All Stories

When Movie Characters Die, Do They Go To Heaven?

By: Clement Yue

We are defined by our mortality. We work so hard to achieve-to be-because our time on Earth is limited. Death is different to everyone. So is how we perceive the ‘End of All Things’, the end of dreams, the end of midnight prata cravings, the end of kopitiam toilets, the end of movies. The short films submitted for competition in the Singapore International Film Festival 2019 have grappled with the human condition, and the human condition ultimately ends with death.

If you were a fairly well-off aristocrat in medieval Europe, you may have commissioned a painting, and there is a strong chance that within this painting hides a human skull. Memento mori, Latin for “remember that you must die”, is a reminder of the inevitability of death. Why would we want to remind ourselves of our own mortality?

Stay Awake, Be Ready by Pham Tien An confronts us with the spectatorship of death. Everyone wants to go in a dignified manner, surrounded by loved ones, maybe a tear to accompany your last words. Unfortunately, that doesn’t always happen in the real world and Stay Awake reiterates that no man knows the day or the hour.

Three men check out pictures of a gruesome accident in Stay Awake, Be Ready (2019).

A motorcycle had just crashed off camera, killing a man whose “head’s all out of shape” and whose brains had been spilled across the road. The three men in the film revel in the passing of a random stranger; they take pictures and wax lyrical about the scene, all while maintaining an air of disgust. Even though we never see what the accident actually looks like, we can imagine through the excitement of the men.

The art is in encouraging the audience to fabricate the scene in their heads, forcing them to contemplate their own mortality by imagining someone else’s. Anyone in the audience could be in that accident; we are all flesh and bone, bags of muscle and sinew, at the end of the day. This is reinforced by the shot of one of the men’s foot where he had cut himself chasing a kid who stole his money. The sight of his wound is meant to draw a primal reaction from the audience; the blood oozing onto the table a leaking of the life force, the plates of meat in the background echoing the difficult truth that we are just worm food in the end.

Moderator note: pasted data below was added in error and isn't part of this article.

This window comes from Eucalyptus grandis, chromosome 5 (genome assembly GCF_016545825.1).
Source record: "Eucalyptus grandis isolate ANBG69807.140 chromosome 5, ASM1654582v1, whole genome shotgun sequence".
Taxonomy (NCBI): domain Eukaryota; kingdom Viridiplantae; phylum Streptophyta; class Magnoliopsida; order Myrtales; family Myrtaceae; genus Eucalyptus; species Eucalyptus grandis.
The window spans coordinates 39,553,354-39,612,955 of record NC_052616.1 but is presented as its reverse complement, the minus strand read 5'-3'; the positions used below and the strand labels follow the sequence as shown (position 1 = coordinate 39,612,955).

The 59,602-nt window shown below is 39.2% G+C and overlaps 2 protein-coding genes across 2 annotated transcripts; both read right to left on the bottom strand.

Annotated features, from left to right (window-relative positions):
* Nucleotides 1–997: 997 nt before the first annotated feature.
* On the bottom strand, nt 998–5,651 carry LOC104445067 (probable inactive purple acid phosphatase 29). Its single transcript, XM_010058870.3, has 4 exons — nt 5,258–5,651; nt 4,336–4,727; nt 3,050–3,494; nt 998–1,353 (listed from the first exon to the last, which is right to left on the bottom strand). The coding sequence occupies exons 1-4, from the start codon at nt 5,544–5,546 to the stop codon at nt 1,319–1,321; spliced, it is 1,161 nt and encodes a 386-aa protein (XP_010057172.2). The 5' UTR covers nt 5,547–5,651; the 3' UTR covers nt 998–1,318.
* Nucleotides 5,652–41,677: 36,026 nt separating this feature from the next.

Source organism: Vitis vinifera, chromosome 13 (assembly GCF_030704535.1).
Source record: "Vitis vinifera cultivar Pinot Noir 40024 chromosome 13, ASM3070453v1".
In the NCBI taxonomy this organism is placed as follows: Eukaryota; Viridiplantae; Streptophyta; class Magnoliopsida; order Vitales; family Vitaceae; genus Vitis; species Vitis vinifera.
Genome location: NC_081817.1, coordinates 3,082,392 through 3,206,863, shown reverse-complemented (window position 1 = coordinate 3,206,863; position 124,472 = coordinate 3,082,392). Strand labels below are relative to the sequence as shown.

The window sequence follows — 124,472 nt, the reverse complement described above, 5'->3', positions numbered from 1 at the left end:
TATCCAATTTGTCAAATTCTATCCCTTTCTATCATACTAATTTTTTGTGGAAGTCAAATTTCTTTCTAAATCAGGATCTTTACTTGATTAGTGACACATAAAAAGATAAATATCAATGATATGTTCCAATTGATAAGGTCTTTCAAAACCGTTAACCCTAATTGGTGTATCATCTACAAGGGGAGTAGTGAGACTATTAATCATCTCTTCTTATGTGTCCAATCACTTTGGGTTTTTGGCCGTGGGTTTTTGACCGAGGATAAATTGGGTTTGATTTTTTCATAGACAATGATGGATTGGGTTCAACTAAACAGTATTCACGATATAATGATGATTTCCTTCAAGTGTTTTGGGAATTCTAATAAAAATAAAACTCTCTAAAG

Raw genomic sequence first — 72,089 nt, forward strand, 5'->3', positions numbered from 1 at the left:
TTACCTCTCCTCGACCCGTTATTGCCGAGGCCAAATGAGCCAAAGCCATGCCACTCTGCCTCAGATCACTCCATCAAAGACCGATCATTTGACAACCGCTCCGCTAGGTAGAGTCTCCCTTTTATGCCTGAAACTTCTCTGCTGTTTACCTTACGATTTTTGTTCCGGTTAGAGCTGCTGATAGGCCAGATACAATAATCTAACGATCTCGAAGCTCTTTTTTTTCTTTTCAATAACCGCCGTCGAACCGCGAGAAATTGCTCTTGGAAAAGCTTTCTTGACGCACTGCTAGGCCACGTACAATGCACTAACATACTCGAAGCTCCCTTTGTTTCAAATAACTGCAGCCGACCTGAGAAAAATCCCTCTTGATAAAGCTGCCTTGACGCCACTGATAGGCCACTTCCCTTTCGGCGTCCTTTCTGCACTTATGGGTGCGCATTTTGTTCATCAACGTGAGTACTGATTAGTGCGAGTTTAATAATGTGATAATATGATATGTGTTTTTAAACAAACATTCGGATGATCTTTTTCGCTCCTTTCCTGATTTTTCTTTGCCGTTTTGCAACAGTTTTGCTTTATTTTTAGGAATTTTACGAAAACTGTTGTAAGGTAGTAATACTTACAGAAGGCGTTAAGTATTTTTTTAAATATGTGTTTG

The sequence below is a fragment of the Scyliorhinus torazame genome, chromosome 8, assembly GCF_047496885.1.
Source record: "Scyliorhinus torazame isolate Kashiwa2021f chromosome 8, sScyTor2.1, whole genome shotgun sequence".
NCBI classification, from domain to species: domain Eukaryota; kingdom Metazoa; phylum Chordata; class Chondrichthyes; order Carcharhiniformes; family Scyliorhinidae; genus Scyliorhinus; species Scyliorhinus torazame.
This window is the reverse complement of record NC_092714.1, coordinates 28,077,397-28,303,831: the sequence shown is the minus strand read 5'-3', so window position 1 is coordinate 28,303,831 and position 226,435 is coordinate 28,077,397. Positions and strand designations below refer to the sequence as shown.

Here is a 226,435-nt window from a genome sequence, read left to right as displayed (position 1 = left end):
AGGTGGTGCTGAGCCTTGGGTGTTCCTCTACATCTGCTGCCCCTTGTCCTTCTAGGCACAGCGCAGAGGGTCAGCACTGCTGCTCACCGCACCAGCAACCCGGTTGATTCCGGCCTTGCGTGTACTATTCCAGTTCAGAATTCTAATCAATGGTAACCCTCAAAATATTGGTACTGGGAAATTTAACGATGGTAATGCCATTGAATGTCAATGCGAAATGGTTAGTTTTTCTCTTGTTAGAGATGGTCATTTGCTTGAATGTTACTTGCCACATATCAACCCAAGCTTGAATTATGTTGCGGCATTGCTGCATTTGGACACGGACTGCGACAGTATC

Pareidolia is the condition in which we erroneously see faces in non-human objects. It’s how we derive emojis and ascribe feelings to a couple of squiggly lines. Art would be meaningless if we couldn’t personify objects. Movies bank on our ability to throw human meaning into non-human things, to connect emotionally with say, a clownfish.

In Diary of Cattle by Lidia Afrilita and David Darmadi, we are challenged to try and connect with cows. There is difficulty in empathising with an animal that is not ‘intelligent’ or has not been given intelligence by humans in for example an animated movie where non-human are given life by human dialogue and human motivations. Imagine shooting a movie about a wooden Ikea stool and expecting people to be empathetic to something so unrelatable. Yet Diary has achieved this with a subject matter as alien and abstract as cows in a landfill.

Cows mourn their dead in Diary of Cattle (2019).

The cows are in a landfill and graze on the landfill, they have sex on the landfill and they die on the landfill. The various stages of human life portrayed by garbage eating cattle. When one of the cows die, the other cows sniff, nuzzle and gently try to move it. As time passes, more and more cows show up and they perform the same rituals. And then it clicks. This scene is a parody of human funerals. Are we not like the cows when a loved one passes? At funerals, we’re lost, and with blank eyes, mill around the dead body waiting for something to happen. We recognise that one of us has fallen and accord the necessary respect of just being there, acknowledging that, yes, this was a person, and this person was one of us.

Death fascinates us because it is the single most mysterious phenomenon on Earth. More than the Bermuda Triangle, more than ghosts, more than God himself, death is the one phenomenon we can philosophise about yet we can’t begin to understand because there is nothing to understand. Because there is nothing. No matter how much we fear it, saddened by it and disgusted by it, and as we as a species stare into the void, we know that there is a beauty and a unity in the eventual fate of all living creatures, great and small.

– Clement Yue


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